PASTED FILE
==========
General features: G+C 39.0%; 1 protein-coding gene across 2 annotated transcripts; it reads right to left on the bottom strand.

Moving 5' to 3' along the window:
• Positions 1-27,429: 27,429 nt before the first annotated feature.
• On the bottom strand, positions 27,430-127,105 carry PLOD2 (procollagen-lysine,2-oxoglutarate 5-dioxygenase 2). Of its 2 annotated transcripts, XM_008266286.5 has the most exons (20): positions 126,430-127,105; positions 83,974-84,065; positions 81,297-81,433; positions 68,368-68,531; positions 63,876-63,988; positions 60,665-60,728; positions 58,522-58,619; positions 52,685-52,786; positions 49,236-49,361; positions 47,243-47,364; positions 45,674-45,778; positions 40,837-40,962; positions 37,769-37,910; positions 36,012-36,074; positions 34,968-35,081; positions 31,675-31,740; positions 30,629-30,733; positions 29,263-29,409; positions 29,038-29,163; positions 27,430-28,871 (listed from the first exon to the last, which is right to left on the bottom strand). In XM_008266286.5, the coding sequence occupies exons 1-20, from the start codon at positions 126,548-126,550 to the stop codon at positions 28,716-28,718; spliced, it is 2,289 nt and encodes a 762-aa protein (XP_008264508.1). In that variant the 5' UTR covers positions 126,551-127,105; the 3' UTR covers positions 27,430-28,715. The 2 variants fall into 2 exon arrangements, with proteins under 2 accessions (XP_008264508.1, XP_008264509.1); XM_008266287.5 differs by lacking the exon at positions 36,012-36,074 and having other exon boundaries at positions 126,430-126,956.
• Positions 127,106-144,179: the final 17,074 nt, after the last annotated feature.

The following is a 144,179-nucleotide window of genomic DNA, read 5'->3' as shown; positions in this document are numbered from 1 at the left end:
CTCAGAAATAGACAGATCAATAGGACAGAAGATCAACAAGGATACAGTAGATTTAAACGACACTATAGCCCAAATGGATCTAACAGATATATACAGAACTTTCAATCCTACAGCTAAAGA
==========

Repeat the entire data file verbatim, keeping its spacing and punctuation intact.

General features: G+C 39.0%; 1 protein-coding gene across 2 annotated transcripts; it reads right to left on the bottom strand.

Moving 5' to 3' along the window:
• Positions 1-27,429: 27,429 nt before the first annotated feature.
• On the bottom strand, positions 27,430-127,105 carry PLOD2 (procollagen-lysine,2-oxoglutarate 5-dioxygenase 2). Of its 2 annotated transcripts, XM_008266286.5 has the most exons (20): positions 126,430-127,105; positions 83,974-84,065; positions 81,297-81,433; positions 68,368-68,531; positions 63,876-63,988; positions 60,665-60,728; positions 58,522-58,619; positions 52,685-52,786; positions 49,236-49,361; positions 47,243-47,364; positions 45,674-45,778; positions 40,837-40,962; positions 37,769-37,910; positions 36,012-36,074; positions 34,968-35,081; positions 31,675-31,740; positions 30,629-30,733; positions 29,263-29,409; positions 29,038-29,163; positions 27,430-28,871 (listed from the first exon to the last, which is right to left on the bottom strand). In XM_008266286.5, the coding sequence occupies exons 1-20, from the start codon at positions 126,548-126,550 to the stop codon at positions 28,716-28,718; spliced, it is 2,289 nt and encodes a 762-aa protein (XP_008264508.1). In that variant the 5' UTR covers positions 126,551-127,105; the 3' UTR covers positions 27,430-28,715. The 2 variants fall into 2 exon arrangements, with proteins under 2 accessions (XP_008264508.1, XP_008264509.1); XM_008266287.5 differs by lacking the exon at positions 36,012-36,074 and having other exon boundaries at positions 126,430-126,956.
• Positions 127,106-144,179: the final 17,074 nt, after the last annotated feature.

The following is a 144,179-nucleotide window of genomic DNA, read 5'->3' as shown; positions in this document are numbered from 1 at the left end:
CTCAGAAATAGACAGATCAATAGGACAGAAGATCAACAAGGATACAGTAGATTTAAACGACACTATAGCCCAAATGGATCTAACAGATATATACAGAACTTTCAATCCTACAGCTAAAGA